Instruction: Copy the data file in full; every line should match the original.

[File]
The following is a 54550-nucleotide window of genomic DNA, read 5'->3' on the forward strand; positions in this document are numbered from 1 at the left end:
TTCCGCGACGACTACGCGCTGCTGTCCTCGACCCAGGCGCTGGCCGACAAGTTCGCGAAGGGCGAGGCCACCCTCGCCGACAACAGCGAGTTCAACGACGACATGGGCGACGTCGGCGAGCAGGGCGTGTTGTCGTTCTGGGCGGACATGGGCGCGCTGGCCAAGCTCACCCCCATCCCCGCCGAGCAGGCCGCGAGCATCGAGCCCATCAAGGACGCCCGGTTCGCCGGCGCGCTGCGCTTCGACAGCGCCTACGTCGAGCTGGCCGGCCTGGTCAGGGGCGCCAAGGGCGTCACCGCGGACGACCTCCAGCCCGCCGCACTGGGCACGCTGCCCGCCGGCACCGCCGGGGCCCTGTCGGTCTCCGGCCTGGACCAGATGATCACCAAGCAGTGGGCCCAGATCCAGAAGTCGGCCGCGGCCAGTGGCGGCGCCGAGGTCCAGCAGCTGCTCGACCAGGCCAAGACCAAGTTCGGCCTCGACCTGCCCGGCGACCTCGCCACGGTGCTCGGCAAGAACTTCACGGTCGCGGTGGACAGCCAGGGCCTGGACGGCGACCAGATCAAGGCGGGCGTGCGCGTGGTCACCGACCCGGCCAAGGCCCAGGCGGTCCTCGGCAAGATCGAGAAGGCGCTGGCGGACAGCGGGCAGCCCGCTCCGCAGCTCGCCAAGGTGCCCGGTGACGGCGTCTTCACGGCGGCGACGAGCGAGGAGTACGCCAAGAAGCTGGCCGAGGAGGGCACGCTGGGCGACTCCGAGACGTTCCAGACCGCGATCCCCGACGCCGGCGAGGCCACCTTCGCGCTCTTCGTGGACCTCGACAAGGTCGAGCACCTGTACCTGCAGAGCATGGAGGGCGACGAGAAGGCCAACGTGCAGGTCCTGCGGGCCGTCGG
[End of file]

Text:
The following is a 54550-nucleotide window of genomic DNA, read 5'->3' on the forward strand; positions in this document are numbered from 1 at the left end:
TTCCGCGACGACTACGCGCTGCTGTCCTCGACCCAGGCGCTGGCCGACAAGTTCGCGAAGGGCGAGGCCACCCTCGCCGACAACAGCGAGTTCAACGACGACATGGGCGACGTCGGCGAGCAGGGCGTGTTGTCGTTCTGGGCGGACATGGGCGCGCTGGCCAAGCTCACCCCCATCCCCGCCGAGCAGGCCGCGAGCATCGAGCCCATCAAGGACGCCCGGTTCGCCGGCGCGCTGCGCTTCGACAGCGCCTACGTCGAGCTGGCCGGCCTGGTCAGGGGCGCCAAGGGCGTCACCGCGGACGACCTCCAGCCCGCCGCACTGGGCACGCTGCCCGCCGGCACCGCCGGGGCCCTGTCGGTCTCCGGCCTGGACCAGATGATCACCAAGCAGTGGGCCCAGATCCAGAAGTCGGCCGCGGCCAGTGGCGGCGCCGAGGTCCAGCAGCTGCTCGACCAGGCCAAGACCAAGTTCGGCCTCGACCTGCCCGGCGACCTCGCCACGGTGCTCGGCAAGAACTTCACGGTCGCGGTGGACAGCCAGGGCCTGGACGGCGACCAGATCAAGGCGGGCGTGCGCGTGGTCACCGACCCGGCCAAGGCCCAGGCGGTCCTCGGCAAGATCGAGAAGGCGCTGGCGGACAGCGGGCAGCCCGCTCCGCAGCTCGCCAAGGTGCCCGGTGACGGCGTCTTCACGGCGGCGACGAGCGAGGAGTACGCCAAGAAGCTGGCCGAGGAGGGCACGCTGGGCGACTCCGAGACGTTCCAGACCGCGATCCCCGACGCCGGCGAGGCCACCTTCGCGCTCTTCGTGGACCTCGACAAGGTCGAGCACCTGTACCTGCAGAGCATGGAGGGCGACGAGAAGGCCAACGTGCAGGTCCTGCGGGCCGTCGG